Sample investment objectives guidelines

  1. Preservation of capital and safety of funds and investments
  2. Sufficient liquidity to avoid unreasonable risks
  3. A total return consistent with the designated benchmark

Roles and responsibilities

This section outlines the people who have authorization to carry out various responsibilities related to the investment plan. Those responsibilities include things like approving the IPS, authorizing any revisions, executing the investment policies, opening accounts, overseeing investments and their performance, and periodically reviewing the plan. Normally high-level management decisions rest with the CEO and board of directors. Employees with authority to manage the policy on a day-to-day basis include CFO, accounting management team, and any outside asset management firms you designate. NOTE: CEOs/founders should make sure that any transfer of funds must be authorized by them. Wire fraud is a serious issue, and founders need to take steps to guard against it – for most companies, this may be the part of their cash management plan most susceptible to fraud.

Best Practices On How To Prevent Wire Transfer Fraud:

  • Always verify the authenticity and account information of each wire transfer request. This verification should be done by phone to a number on file or previously used, not one from the wire transfer request. .
  • Implement alerts through your online banking platform to notify you of any changes to payment instructions or other changes to any wire transfer process.
  • Regularly review all wire transfers, account activity, and your bank statements for unusual transactions. 
  • Notify your bank immediately if you find suspicious activity.

Sample roles and responsibilities guidelines

IPS approval, IPS revision, opening investment accounts, transfer of funds (including wire transfers), and performance reviews

  1. CEO
  2. Board of Directors

IPS execution authority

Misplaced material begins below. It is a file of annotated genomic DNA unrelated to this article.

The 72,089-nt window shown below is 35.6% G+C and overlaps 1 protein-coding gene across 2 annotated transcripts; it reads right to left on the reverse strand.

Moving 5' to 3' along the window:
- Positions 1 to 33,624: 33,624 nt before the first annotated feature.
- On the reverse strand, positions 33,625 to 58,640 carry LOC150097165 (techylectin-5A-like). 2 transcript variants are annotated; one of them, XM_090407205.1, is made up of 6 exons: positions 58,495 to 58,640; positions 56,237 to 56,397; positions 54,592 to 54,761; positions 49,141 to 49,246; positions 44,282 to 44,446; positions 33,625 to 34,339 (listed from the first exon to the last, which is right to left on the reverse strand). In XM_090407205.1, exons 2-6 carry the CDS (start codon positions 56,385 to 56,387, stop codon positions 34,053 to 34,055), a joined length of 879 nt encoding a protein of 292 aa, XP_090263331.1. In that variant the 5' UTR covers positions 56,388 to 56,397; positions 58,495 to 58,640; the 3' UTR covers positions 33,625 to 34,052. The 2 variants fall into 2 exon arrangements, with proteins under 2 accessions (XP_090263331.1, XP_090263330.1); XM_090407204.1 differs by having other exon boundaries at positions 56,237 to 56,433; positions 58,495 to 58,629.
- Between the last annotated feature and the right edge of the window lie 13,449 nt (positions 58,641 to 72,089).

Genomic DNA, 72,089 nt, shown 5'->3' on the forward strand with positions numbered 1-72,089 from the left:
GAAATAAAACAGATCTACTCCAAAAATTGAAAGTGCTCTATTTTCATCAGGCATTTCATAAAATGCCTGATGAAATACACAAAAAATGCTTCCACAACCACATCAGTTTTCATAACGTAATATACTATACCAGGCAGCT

1. CFO
  2. Accounting management team
  3. Outside asset management team

Guidelines for investments

These guidelines list the types of investments that you consider appropriate for your startup and the currency you authorize (normally US dollars). Since safety is your primary objective, you will probably want to invest only in US Treasuries and money market instruments. Other options can include certificates of deposit (CDs), but if you cash those out early, you will lose any accrued interest, while Treasuries and money market funds will pay accrued interest. Some companies may choose to invest in commercial paper, which is an unsecured short-term debt instrument issued by large corporations with very strong credit. High-grade corporate bonds from very large corporations (think Google or Starbucks) are another lower-risk option (see below for more on investment ratings). Often, companies will also list prohibited investments, just to make it clear that some investment vehicles are off-limits. 

This section also includes the minimum credit quality of the investments that can be purchased for the portfolio. Credit ratings from Nationally Recognized Statistical Rating Organizations (NRSROs), such as Moody’s, S&P Global, and Fitch, help control credit risk. Ratings are expressed as a letter grade and convey the creditworthiness of a government or business. US Treasury securities are not rated, since they are considered to be the most secure investments. However, money market mutual funds are rated by the NRSROs.

NRSROs can assign long-term investment-grade ratings (these ratings, from highest to lowest, are AAA,AA,A, BBB, BB, B, CCC, CC, C, and D). The agencies then use upper, mid, and lower ratings to give a finer degree of credit quality. Moody’s adds a number between 1 and 3, and S&P and Fitch add a + or a -.  While the rating scales go to C and D levels, BBB is typically considered the bottom of investment-class securities. To maintain a Triple-A credit rating, money market funds have to meet stringent requirements and the ratings agencies review these funds regularly.